Ideology Chart


Libertarians are beloved of charts that place individuals and ideologies along two intersecting axes: left/right and libertarian/authoritarian. The most popular is the Nolan Chart, which uses the terms “liberal/conservative” and “libertarian/statist.” (You can place yourself on the Nolan Chart with this “World’s Smallest Political Quiz.”) The above chart, designed by Mitchell Halberstadt in the San Francisco Bay Area, is in my opinion superior, allowing the viewer to place him or herself more precisely. It uses the terms “communitarianism/individualism” and “anarchism/fascism.” I would place myself in the lower left quadrant of the chart, with anarchist (libertarian) and communitarian (left) leanings—somewhere between the designators “syndicalism” and “non-authoritarian communes.” The Democratic and Republican parties would both be in the exact opposite (upper right) quadrant—around the designator “corporate” (the Republicans slightly closer to the fascist pole; the Democrats, with their more communitarian instincts, slightly closer to the circle’s center). The capital-L Libertarians (free-market but liberal on social issues) are in the lower right quadrant. This is ostensibly where Ron Paul belongs—but his equivocation on civil rights and abortion rights (in the long-familiar guise of “state’s rights”) may actually place him outside the libertarian quadrant, closer to the fascist pole. The folks at New Centrist argue that Ron Paul is not truly libertarian but “paranoid populist”—a distinct “style in American politics” first identified by Richard Hofstadter.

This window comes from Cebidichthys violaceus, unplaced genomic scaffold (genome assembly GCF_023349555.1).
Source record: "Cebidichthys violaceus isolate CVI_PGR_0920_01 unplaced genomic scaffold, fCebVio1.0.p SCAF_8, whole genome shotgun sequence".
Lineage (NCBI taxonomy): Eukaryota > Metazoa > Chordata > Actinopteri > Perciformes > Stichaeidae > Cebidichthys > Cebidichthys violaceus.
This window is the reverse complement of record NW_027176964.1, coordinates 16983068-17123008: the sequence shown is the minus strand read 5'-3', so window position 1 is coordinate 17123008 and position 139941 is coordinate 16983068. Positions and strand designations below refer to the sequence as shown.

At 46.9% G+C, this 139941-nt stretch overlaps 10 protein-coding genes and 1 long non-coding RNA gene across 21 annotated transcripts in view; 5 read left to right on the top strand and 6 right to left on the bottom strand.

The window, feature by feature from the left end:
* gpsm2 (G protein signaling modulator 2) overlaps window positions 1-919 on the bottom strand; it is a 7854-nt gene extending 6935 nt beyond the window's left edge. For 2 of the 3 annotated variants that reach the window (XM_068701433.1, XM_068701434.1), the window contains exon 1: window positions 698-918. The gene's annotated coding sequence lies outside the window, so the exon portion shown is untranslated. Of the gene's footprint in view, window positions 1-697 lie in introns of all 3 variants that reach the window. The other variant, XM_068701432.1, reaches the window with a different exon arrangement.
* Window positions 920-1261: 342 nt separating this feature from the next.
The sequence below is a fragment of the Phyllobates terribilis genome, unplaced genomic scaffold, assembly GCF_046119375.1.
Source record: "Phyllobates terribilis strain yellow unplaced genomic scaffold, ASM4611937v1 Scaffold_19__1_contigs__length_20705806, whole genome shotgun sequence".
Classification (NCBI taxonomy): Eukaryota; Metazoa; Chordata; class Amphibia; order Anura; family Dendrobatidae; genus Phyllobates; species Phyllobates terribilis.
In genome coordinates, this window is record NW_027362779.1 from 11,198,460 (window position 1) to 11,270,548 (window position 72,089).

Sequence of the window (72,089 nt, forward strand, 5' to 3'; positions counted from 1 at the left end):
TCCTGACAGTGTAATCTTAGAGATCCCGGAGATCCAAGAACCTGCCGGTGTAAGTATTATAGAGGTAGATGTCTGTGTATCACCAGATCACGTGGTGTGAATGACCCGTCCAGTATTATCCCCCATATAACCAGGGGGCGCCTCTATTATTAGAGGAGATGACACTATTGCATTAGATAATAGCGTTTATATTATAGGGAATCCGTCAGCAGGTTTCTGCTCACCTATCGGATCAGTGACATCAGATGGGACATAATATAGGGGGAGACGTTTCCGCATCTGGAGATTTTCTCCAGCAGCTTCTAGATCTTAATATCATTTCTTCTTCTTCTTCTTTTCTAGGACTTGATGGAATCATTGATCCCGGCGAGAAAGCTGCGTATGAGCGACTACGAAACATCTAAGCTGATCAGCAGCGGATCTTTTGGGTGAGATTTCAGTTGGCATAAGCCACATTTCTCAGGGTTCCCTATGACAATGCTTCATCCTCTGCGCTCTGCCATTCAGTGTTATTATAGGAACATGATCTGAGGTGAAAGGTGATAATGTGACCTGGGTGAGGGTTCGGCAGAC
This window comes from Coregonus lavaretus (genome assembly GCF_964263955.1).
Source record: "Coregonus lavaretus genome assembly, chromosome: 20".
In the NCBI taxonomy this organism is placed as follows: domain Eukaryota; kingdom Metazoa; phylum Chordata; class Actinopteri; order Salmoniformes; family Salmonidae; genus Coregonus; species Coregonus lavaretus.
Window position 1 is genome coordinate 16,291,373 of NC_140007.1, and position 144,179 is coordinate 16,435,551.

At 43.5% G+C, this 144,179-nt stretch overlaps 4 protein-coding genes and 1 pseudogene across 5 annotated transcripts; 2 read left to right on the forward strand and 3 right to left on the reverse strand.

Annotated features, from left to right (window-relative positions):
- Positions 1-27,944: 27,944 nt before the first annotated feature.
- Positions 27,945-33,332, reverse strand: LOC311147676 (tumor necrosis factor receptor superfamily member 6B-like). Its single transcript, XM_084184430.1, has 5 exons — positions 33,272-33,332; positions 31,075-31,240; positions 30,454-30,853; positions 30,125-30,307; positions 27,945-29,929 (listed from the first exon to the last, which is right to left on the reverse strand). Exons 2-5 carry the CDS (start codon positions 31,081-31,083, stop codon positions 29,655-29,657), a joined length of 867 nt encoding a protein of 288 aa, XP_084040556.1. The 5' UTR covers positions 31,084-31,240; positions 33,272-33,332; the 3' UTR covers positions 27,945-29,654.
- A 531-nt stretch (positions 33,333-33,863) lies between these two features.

1. Thanks for the link!